Pokémon Go Craze Sweeps NVIDIA Silicon Valley Campus

by Nicole Castro

Interns. Engineers. Even the CEO is talking about it. Pokémon are all over our Silicon Valley Campus — and the construction site across the street where we’re erecting our new building. And we just can’t stop playing.

Meowth can be found in one of NVIDIA’s parking lots.

With its glass walls and triangular skyline, Endeavor, our new building in Santa Clara, is an undeniably eye-catching site. Since the Pokémon Go craze came to life this week, it’s also been a pokémon-catching site, attracting players from inside and outside the company.

Of course, that’s not our only link to the Pokémon craze. One of the founders of the company behind Pokémon Go — Niantic CEO John Hanke — once led Keyhole, a company NVIDIA backed in 2002, and which was later acquired by Google.

But that’s the past. This is our present — and it’s been overrun with virtual versions of the diminutive critters that — if you’re under 30 — you almost certainly spent a big chunk of your childhood playing with.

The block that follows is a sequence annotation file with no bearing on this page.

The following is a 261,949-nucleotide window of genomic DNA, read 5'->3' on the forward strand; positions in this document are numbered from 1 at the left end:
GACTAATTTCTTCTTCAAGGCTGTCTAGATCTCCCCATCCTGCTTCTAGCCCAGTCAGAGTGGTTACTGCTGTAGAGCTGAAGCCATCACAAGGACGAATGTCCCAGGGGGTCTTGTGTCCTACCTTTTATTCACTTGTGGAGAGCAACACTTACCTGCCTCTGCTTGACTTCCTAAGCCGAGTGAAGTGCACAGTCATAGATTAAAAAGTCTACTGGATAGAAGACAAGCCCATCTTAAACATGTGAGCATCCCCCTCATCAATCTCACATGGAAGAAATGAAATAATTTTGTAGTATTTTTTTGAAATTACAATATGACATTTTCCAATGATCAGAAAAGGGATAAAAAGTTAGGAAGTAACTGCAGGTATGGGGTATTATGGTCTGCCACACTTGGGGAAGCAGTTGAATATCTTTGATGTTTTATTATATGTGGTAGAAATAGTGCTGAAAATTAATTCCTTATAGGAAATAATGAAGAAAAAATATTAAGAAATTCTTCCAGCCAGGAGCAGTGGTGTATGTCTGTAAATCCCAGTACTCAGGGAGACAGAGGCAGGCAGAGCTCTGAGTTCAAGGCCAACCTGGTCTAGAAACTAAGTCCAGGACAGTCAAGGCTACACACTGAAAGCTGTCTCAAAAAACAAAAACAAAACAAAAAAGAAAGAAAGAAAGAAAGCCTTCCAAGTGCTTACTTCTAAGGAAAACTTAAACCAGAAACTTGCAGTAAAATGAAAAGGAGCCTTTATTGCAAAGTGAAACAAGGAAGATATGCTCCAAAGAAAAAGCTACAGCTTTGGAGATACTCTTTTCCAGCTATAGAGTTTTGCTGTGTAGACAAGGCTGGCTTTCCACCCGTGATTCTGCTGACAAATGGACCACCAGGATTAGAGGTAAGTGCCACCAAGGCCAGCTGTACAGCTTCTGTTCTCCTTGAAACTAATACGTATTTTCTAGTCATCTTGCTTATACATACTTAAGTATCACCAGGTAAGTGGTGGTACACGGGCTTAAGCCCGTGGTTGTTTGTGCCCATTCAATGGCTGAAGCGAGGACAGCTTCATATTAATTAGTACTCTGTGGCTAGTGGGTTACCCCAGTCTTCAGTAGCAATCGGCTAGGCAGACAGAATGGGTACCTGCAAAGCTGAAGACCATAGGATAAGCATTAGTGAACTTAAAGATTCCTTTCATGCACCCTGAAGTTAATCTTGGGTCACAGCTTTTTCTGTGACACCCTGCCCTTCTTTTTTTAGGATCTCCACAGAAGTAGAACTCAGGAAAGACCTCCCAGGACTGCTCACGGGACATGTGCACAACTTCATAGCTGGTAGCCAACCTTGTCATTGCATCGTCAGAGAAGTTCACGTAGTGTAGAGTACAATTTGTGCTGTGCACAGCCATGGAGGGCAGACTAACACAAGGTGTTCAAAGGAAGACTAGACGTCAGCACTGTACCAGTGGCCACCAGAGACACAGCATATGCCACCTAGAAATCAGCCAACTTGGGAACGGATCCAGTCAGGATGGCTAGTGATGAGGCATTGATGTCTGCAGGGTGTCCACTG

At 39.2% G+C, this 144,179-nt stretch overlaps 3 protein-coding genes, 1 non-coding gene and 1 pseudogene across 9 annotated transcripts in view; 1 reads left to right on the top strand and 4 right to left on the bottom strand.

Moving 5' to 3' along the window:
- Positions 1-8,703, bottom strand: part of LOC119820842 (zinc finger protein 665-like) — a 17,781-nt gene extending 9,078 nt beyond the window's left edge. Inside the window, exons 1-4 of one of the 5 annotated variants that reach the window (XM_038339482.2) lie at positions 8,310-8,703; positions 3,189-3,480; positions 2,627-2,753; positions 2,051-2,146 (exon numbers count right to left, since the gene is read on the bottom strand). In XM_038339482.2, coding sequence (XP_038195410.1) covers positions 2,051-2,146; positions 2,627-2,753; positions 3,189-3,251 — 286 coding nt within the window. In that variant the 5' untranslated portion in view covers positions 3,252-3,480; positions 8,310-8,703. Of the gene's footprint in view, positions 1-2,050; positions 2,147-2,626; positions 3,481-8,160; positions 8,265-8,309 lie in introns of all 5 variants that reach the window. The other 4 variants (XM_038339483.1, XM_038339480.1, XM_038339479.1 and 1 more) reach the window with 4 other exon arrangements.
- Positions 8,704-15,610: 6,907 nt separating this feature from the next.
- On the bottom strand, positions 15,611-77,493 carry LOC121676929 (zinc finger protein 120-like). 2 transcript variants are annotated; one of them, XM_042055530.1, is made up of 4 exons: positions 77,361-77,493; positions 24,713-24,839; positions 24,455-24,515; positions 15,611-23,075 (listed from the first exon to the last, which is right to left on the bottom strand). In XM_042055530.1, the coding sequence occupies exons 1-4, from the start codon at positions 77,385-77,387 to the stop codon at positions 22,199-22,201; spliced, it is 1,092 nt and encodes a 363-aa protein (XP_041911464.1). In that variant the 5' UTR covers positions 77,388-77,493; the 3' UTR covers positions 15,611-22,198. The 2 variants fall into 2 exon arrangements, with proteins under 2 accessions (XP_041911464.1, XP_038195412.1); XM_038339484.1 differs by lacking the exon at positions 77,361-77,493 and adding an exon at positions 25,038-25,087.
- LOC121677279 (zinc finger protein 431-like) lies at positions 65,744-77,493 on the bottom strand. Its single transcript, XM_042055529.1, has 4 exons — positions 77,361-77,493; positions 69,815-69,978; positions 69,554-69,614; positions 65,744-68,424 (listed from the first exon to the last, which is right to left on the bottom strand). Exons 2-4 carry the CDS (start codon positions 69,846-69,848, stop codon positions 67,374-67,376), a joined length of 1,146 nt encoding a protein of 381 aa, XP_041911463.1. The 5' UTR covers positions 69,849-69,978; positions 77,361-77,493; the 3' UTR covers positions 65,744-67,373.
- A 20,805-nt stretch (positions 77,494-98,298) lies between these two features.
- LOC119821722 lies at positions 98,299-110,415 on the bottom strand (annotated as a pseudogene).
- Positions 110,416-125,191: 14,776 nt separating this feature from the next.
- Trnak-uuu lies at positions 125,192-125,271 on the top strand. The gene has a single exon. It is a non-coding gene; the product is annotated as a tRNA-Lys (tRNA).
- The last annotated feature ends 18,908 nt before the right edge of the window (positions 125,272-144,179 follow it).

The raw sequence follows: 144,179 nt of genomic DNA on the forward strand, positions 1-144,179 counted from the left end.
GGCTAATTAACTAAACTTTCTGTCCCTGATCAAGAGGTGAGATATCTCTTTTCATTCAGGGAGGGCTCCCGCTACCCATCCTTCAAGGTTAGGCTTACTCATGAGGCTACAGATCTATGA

People have been flocking to our Santa Clara campus after discovering a pokémon gym, where players can battle and train their pokémon against one another, was pinned via GPS to the construction site.

Unfortunately for the game’s fans, players are unable to enter the site due to safety reasons. (In fact, a locked fence has been added around the construction site to keep people safe.)

Endeavor’s pokémon gym is called “Moo-Chu’s Diner,” a nod to a restaurant on the site that shut down years ago. Pokémon Go borrows many of its location names from another augmented reality game called Ingress, first released in 2012, explained Bill Rehbock, our general manager of mobile games.

“This is why locations like Moo-Chu’s no longer exist,” but can be found in Pokémon Go, Bill said.

Spearows hide in front of NVIDIA’s Nth Street Cafe.

Instead of entering the Endeavor pokémon gym, players can select one of six other pokéstops on our Santa Clara campus. These include the bridge in front of our Nth Street Café, known as the Vidal E. Limpin Memorial Skyway, itself a tribute to a dedicated NVIDIAN, employee No. 74.

The result: game-crazy NVIDIANs have been hanging around this pokéstop, and others, to catch as many pokémon as they can.